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Teacher Protests Sweep the Nation

“Who Says We Can’t Do?”: The Teacher Protests Sweeping the Nation
Philip Baillargeon

Low pay and high tensions between education officials and state legislatures are nothing incredibly new, but large scale action is something that hasn’t been seen in far too long. In a nationwide wave of demonstrations like something out of their very own history books, teachers across the nation have marched on state capitols to protest, demanding more funding for education and higher pay for their services. Here is a short recap of the past and ongoing protests, chronologically.
West Virginia: Cited as the first organized teacher strike of 2018, a strike lasting two weeks forced legislators into providing ample compensation. West Virginia Governor James C. Justice signed a bill to give teachers a 5% pay raise. However, there was a catch; the funds for this raise were pulled from Medicaid. The governor did assure press that this would not damage the system in any way, but this wasn’t a purely perfect situation after all. No matter these looming concerns, this strike in particular fueled the movement that would sweep the nation.
Kentucky: Taking notes from their close neighbor, teachers in Kentucky walked out not too long after West Virginia saw their positive change. This strike saw a little less in direct fixes, only receiving a pension restructuring bill from the governor himself. But, the teachers would get a little satisfaction in the end, watching as the state legislature overrode a veto from the governor to provide $480 million tax dollars toward education, a substantial increase in funding.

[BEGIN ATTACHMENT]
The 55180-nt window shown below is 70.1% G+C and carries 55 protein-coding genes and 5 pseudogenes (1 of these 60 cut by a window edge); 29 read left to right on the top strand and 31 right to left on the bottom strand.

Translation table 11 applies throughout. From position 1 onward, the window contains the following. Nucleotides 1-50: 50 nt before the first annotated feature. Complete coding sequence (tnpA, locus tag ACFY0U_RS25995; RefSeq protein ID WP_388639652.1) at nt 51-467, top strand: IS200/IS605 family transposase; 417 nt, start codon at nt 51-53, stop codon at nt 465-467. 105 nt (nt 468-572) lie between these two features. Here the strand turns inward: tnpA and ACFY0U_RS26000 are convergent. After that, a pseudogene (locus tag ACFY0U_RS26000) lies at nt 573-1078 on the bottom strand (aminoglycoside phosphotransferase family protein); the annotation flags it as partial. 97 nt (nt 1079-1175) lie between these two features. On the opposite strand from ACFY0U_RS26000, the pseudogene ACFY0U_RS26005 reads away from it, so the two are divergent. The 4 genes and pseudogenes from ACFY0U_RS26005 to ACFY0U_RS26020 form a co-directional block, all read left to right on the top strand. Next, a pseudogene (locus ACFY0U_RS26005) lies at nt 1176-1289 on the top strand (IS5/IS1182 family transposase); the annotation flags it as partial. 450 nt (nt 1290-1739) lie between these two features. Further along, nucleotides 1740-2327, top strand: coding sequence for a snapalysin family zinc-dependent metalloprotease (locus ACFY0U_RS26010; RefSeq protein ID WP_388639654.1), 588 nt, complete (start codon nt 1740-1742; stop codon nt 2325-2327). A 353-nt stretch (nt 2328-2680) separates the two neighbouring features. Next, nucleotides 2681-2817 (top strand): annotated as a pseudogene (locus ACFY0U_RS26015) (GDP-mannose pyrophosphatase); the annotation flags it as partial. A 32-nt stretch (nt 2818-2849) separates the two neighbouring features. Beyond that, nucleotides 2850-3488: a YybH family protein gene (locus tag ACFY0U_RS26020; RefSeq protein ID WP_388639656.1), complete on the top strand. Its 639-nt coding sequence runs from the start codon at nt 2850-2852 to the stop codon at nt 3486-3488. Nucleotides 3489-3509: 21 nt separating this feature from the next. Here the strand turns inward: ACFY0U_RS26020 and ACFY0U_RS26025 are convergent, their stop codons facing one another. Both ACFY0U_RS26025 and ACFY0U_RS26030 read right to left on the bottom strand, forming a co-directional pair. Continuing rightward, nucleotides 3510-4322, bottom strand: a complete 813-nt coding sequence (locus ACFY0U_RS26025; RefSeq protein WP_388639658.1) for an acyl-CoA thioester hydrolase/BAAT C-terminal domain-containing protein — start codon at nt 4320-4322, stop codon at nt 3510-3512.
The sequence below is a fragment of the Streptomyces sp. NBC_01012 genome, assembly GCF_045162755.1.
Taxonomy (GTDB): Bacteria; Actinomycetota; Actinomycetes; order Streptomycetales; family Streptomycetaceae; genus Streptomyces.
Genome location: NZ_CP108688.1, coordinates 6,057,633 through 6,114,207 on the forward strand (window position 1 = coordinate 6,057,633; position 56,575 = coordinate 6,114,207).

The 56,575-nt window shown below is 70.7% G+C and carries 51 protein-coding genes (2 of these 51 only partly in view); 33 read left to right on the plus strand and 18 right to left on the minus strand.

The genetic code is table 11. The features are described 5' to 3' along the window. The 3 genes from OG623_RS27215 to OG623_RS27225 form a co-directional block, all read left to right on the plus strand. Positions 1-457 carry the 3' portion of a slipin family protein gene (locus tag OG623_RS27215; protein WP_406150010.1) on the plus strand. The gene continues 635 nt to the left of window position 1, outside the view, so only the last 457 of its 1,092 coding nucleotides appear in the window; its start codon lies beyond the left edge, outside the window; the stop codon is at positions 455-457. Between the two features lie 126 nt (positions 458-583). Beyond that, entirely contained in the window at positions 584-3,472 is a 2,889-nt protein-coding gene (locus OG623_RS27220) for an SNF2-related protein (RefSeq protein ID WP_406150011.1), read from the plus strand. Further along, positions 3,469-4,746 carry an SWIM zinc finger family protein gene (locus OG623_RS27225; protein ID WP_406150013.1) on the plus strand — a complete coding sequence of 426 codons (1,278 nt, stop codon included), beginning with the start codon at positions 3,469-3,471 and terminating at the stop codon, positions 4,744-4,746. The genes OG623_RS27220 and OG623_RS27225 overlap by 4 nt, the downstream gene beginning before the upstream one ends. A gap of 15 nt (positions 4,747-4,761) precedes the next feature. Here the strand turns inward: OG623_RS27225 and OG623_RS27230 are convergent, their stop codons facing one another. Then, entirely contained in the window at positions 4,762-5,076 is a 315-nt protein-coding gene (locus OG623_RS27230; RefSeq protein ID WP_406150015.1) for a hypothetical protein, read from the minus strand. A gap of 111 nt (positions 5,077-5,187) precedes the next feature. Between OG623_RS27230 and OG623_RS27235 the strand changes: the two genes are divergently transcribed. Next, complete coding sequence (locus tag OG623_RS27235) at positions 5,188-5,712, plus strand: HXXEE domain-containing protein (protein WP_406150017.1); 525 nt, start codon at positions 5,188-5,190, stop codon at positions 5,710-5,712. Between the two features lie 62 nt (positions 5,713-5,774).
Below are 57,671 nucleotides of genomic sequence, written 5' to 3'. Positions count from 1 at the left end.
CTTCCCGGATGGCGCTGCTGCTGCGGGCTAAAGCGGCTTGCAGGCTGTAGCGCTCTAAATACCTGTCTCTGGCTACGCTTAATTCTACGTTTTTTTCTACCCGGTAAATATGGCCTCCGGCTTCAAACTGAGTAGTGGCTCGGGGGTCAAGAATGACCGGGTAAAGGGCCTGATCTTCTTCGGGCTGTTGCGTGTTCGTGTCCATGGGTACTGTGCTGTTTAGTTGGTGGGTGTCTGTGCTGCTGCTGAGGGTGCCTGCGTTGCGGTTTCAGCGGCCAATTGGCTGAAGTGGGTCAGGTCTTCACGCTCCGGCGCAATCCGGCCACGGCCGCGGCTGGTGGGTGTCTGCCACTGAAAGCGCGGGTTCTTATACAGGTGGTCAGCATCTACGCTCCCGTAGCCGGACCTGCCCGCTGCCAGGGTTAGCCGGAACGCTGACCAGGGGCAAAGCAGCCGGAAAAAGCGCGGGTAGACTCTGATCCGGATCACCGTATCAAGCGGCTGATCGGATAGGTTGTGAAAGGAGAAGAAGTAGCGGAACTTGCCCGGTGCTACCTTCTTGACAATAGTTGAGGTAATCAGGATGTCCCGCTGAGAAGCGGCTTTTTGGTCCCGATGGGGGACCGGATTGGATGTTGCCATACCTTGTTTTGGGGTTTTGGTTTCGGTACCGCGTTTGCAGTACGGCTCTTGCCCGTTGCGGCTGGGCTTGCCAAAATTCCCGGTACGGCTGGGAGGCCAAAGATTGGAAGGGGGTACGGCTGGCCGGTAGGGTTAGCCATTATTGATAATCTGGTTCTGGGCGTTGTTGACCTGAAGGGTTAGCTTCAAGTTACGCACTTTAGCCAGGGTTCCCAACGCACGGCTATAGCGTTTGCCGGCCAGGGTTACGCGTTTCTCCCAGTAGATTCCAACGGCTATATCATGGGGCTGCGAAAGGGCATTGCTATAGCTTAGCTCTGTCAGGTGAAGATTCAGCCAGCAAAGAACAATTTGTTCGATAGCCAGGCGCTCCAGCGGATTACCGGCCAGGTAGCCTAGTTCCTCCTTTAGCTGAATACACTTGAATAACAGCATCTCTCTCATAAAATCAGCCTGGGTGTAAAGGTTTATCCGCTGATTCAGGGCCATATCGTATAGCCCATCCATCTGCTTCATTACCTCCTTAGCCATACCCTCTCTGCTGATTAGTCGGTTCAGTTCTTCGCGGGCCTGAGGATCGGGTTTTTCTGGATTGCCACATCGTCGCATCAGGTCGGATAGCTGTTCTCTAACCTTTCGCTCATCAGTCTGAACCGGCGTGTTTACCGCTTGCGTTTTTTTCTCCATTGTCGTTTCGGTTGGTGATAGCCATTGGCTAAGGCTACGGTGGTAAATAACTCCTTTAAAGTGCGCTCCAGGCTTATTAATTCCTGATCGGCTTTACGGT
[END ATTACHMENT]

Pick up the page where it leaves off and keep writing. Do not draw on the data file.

Oklahoma: Moving west, Oklahoma teachers began their strike the same day as Kentucky, flooding their capital with homemade signs in a similar fashion. This action brought no change whatsoever, returning to classrooms after nine days of protesting, empty-handed. There would be no increase in pay, pension allocations, or any more funding for education in general.
Arizona: After one of the biggest defeats of their movement, Arizona teachers came out swinging, demanding a twenty percent pay raise. And the incredible thing is, they practically got just that. Last Thursday, Governor Doug Ducey awarded Arizonan teachers with a nine percent pay raise this year, increasing by five percent over the next two years. This was a heartwarming result, after seeing teachers in sleeping bags huddled around the state capital, holding candlelight vigils and anxiously watching the floor of the state legislature. Many teachers wanted more, including reducing the ridiculously student to teacher ratio and raises for support staff, but this success will be enough for now. Colorado looks to be the next state to capitalize (no pun intended) on their momentum.

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